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What is an Alpha or Beta Product?

  • 16 February 2021
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What do Alpha and Beta mean?

“Alpha” and “Beta” are titles the Software industry uses for software that isn’t quiiiiiiiite finished yet.  Generally, these products aren’t generally available, are likely to change quickly, might not be well documented and might misfire in spectacular and sometimes unpleasant ways.  Both of these terms describe software that is expected to have bugs, but they refer to different levels of bugginess.

 

An Alpha usually refers to software that’s very early on it its development cycle.  It’s often just barely ready for use, with highly limited features, plenty of bugs and stability issues.  Some companies use the term to refer to software that is in use internally but doesn’t have any external customers yet.

Beta is a product that’s mostly ready for use.  It might still be lacking some features and have a few bugs, but it’s generally able to do what it’s supposed too, most of the time.  Some companies do lengthy betas; others mark everything they release as a beta for a few weeks.

(This isn’t always the case.  Google famously kept Gmail in beta for five years, despite it being stable and used by millions of people.  Read more about that over on Slate.)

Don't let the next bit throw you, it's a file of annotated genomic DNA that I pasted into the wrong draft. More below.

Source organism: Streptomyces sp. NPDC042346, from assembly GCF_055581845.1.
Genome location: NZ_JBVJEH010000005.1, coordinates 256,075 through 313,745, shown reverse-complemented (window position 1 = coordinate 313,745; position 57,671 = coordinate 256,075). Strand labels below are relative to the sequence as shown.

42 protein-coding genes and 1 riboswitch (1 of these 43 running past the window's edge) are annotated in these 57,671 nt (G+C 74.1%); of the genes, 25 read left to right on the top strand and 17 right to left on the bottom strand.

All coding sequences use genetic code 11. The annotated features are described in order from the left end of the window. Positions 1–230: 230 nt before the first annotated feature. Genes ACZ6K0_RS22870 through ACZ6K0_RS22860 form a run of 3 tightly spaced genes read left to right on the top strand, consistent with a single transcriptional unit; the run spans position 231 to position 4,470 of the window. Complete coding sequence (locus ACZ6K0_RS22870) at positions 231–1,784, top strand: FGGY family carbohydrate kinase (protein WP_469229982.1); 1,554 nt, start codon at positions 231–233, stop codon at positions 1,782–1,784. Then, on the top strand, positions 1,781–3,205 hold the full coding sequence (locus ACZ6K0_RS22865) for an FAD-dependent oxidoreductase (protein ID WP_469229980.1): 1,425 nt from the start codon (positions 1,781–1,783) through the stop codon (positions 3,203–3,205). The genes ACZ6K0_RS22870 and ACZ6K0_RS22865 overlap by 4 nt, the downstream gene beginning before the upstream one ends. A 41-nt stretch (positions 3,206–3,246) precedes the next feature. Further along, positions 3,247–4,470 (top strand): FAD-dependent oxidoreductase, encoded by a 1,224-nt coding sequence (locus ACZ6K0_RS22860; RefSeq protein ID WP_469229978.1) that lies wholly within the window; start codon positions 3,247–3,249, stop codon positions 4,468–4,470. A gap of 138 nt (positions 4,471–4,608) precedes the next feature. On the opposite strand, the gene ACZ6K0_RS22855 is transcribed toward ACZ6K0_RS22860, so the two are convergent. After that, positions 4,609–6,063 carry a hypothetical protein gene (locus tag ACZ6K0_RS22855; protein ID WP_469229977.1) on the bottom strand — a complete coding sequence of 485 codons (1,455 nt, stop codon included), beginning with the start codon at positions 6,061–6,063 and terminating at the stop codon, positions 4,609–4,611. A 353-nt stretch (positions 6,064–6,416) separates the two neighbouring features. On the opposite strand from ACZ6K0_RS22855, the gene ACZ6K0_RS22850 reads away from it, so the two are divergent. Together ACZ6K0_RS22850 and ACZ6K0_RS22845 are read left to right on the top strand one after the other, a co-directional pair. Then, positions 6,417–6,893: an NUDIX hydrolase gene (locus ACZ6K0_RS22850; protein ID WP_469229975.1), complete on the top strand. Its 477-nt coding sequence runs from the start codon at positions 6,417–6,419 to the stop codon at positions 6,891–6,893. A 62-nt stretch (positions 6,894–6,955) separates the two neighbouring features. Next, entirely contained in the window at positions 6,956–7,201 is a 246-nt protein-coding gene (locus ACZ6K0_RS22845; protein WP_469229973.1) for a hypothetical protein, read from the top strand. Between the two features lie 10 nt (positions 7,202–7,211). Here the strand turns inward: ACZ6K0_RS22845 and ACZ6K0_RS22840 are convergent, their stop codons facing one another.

What is Closed and Open?

Alphas and Betas can be “Closed” or “Open”.  Closed means the program is invite only; Customers can’t sign up on their own.  Open means the program is generally available; Any customer can access it, kick the tyres and see what they think. 

 

Do Alphas and Betas cost money to participate in?

It depends!  Alphas are usually only internal, or provided to a very small set of customers.  Those are usually paying customers. 

Some companies only allow existing paying customers to participate in Open Betas; some make products free in Beta then charge once they release.

 

Why do companies and customers provide/participate in Alphas and Betas?

Companies usually provide Alpha and Beta products to their users in order to get useful product feedback and shake out all the bugs.  In return, customers get access to features early (and sometimes for free) and get to provide useful feedback that can change how features work to suit them better


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